Full TGIF Record # 97227
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DOI:10.21273/HORTSCI.39.5.1130
Web URL(s):https://journals.ashs.org/hortsci/view/journals/hortsci/39/5/article-p1130.xml?rskey=qzaWiM
    Last checked: 11/19/2019
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Publication Type:
i
Refereed
Author(s):Bell, G. E.; Howell, B. M.; Johnson, G. V.; Raun, W. R.; Solie, J. B.; Stone, M. L.
Author Affiliation:Bell: Department of Horticulture and Landscape Architecture, Oklahoma State University, Stillwater, Oklahoma; Howell: Oklahoma State University, Tulsa, Oklahoma; Johnson and Raun: Department of Plant and Soil Science, Oklahoma State University, Stillwater, Oklahoma; Solie and Stone: Department of Biosystems and Agricultural Engineering, Oklahoma State University, Stillwater, Oklahoma
Title:Optical sensing of turfgrass chlorophyll content and tissue nitrogen
Section:Turf management
Other records with the "Turf management" Section
Source:HortScience. Vol. 39, No. 5, August 2004, p. 1130-1132.
# of Pages:3
Publishing Information:Alexandria, VA: American Society for Horticultural Science
Keywords:TIC Keywords: Chlorophyll; Nitrogen; Nutrition; Remote sensing; Cynodon dactylon; Cynodon transvaalensis; Agrostis stolonifera; Nitrogen fertilizers; Clippings; Color
Cultivar Names:U3; Midfield; SR 1020
Abstract/Contents:"Differences in soil microenvironment affect the availability of N in small areas of large turfgrass stands. Optical sensing may provide a method for assessing plant N needs among these small areas and could help improve turfgrass uniformity. The purpose of this study was to determine if optical sensing was useful for measuring turfgrass responses stimulated by N fertilization. Areas of `U3' bermudagrass [Cynodon dactylon 9L.) Pers.], `Midfield' bermudagrass [C. dactylon 9L.) Pers. × C. transvaalensis Burtt-Davy], and `SR1020' creeping bentgrass (Agrostis palustris Huds.) were divided into randomized complete blocks and fertilized with different N rates. A spectometer was used to measure energy reflected from the turfgrass within the experimental units at 350 to1100 [to 1100] nm wavelengths. This spectral information was used to calculate normalized difference vegetation index (NDVI) and green normalized difference vegetation index (GNDVI). These specral indices were regressed with tissue N and chlorophyll content determined from turfgrass clippings collected immediately following optical sensing. The coefficients of determination for NDVI and GNDVI regressed with tissue N averaged r2 = 0.76 and r2 = 0.81, respectively. The coefficients of determination for NDVI and GNDVI regressed with chlorophyll averaged r2 = 0.70 and r2 = 0.75, respectively. Optical sensing was equally effective for estimating turfrass responses to N fertilization as more commonly used evaluations such as shoot growth rate (SGR regressed with tissue N; r2 = 0.81) and visual color evaluation (color regressed with chlorophyll; r2 = 0.64)."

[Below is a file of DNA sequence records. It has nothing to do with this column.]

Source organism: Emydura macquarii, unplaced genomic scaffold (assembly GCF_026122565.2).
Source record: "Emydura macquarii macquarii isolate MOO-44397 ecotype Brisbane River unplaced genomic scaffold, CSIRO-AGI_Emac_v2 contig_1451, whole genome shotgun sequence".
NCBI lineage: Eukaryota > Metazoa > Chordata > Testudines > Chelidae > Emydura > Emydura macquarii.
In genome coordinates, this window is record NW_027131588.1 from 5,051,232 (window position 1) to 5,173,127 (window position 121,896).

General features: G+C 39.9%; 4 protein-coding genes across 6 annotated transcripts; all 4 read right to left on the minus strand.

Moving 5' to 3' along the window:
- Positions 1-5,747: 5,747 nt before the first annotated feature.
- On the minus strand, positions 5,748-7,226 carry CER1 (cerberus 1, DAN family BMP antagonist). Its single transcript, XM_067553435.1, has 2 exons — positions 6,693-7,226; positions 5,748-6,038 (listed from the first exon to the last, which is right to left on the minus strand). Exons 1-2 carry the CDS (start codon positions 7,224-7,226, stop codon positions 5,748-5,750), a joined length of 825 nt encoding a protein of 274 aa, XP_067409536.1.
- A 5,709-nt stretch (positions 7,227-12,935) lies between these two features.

Language:English
References:19
Note:Tables
ASA/CSSA/SSSA Citation (Crop Science-Like - may be incomplete):
Bell, G. E., B. M. Howell, G. V. Johnson, W. R. Raun, J. B. Solie, and M. L. Stone. 2004. Optical sensing of turfgrass chlorophyll content and tissue nitrogen. HortScience. 39(5):p. 1130-1132.
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DOI: 10.21273/HORTSCI.39.5.1130
Web URL(s):
https://journals.ashs.org/hortsci/view/journals/hortsci/39/5/article-p1130.xml?rskey=qzaWiM
    Last checked: 11/19/2019
    Requires: PDF Reader
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MSU catalog number: SB 1 .H64
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